The Boxer Rebellion, also called the Boxer Uprising by some historians or the Righteous Harmony Society Movement in northern China, was a proto-nationalist movement by the “Righteous Harmony Society” (義和團 - Yìhétuán), or “Righteous Fists of Harmony” or “Society of Righteous and Harmonious Fists” (known as “Boxers” in English), in China between 1898 and 1901, opposing foreign imperialism and Christianity. The uprising took place in response to foreign “spheres of influence” in China, with grievances ranging from opium traders, political invasion, economic manipulation, to missionary evangelism. In China, popular sentiment remained resistant to foreign influences, and anger rose over the “unequal treaties” (不平等條約), which the weak Qing state could not resist. Concerns grew that missionaries and Chinese Christians could use this decline to their advantage, appropriating lands and property of unwilling Chinese peasants to give to the church. This sentiment resulted in violent revolts against foreign interests.
Remember: Kuei is already a play on the last Emperor of the Qing dynasty.
Now what does this mean:
Mainly that anything called ‘Harmonious Restoration Movement’ is not a good thing. It is either a comment on the current censorship or the mob justice of the Boxer Rebellion, or both. In either case this does not bode well.
Yu Dao’s parallels to Hong Kong
The Boxer Rebellion maps up very well onto the Yu Dao protests. Both, the Boxers, as well as the protesters outside of Yu Dao want the imperialist foreigners out of their country.
Hong Kong was ceded to England after China lost the Opium Wars. It was the price of peace.
The Earth Kingdom is weak, they just lost the war. The only reason there is peace is because Zuko agrees to it. Sure, Aang could replace him, but a) who with and b) that would mean civil war and not peace.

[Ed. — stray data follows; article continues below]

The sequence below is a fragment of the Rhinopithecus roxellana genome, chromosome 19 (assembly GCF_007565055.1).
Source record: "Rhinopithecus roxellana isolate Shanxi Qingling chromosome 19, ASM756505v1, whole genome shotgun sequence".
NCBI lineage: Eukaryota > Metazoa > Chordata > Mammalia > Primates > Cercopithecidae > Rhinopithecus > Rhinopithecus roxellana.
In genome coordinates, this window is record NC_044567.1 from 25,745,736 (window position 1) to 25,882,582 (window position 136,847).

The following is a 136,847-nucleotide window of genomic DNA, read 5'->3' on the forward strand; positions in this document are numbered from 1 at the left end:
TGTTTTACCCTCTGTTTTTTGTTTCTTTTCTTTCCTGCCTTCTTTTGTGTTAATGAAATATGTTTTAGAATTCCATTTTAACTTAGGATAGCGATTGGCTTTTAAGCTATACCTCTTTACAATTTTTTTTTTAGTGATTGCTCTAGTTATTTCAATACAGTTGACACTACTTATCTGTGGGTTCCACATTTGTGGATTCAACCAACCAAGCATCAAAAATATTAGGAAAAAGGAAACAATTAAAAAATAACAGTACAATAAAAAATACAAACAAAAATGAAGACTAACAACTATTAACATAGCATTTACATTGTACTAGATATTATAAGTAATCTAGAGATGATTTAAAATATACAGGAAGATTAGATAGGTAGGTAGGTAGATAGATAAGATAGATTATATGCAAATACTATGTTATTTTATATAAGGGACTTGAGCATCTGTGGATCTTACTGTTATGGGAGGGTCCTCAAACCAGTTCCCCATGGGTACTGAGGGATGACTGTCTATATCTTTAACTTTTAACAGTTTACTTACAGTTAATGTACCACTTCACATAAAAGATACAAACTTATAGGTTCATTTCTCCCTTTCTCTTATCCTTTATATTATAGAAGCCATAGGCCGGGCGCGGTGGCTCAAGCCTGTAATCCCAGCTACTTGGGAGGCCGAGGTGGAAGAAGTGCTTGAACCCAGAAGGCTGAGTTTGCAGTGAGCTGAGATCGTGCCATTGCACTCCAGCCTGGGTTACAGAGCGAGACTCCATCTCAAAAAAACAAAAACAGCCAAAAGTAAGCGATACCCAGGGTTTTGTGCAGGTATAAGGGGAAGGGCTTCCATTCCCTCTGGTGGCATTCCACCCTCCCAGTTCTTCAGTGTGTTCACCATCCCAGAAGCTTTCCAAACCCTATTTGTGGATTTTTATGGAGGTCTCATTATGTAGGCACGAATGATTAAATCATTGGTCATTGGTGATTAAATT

What this means is, if Zuko does not want to give Yu Dao back, it will not happen unless everyone wants to risk another war. So, peace happens because the Fire Nation gets what they want, just as England did get what they wanted from the Qing Empire.
How does that make the Republic City a political comment on Hong Kong?
First of all both of them were already existing smaller cities that had been taken from China/the EK as colonies. Hong Kong was ceded to Britain in 1842 after the Opium Wars.
Both were colonies for about 150 years. In 1997 Britain handed Hong Kong back to Chinese control, but the two, Hong Kong and Mainland China have remained semi separate under the ‘one country, two systems’ principle. 1842 to 1997 equals over 150 years. Yu Dao was the first colony, established long before Roku’s death (we seem him visit it) and with the war not starting for years after and then lasting 100 years, it is fair to say that Yu Dao was a Fire Nation colony for up to 150 years.
Neither, Yu Dao nor Hong Kong, wanted to return to their country of origin. Being free, democratic and affluent, Hong Kong obviously had severe reservations against being ‘returned’ to Mainland China.
In ‘The Promise’ the whole plot is build around Yu Dao inhabitants not wanting to leave or be part of the Earth Kingdom again.
Both are affluent colonies, with mixed population that show that imperialism does not always have to end badly. With Republic City being a comment on how Hong Kong should have become a country and not been handed back over to China.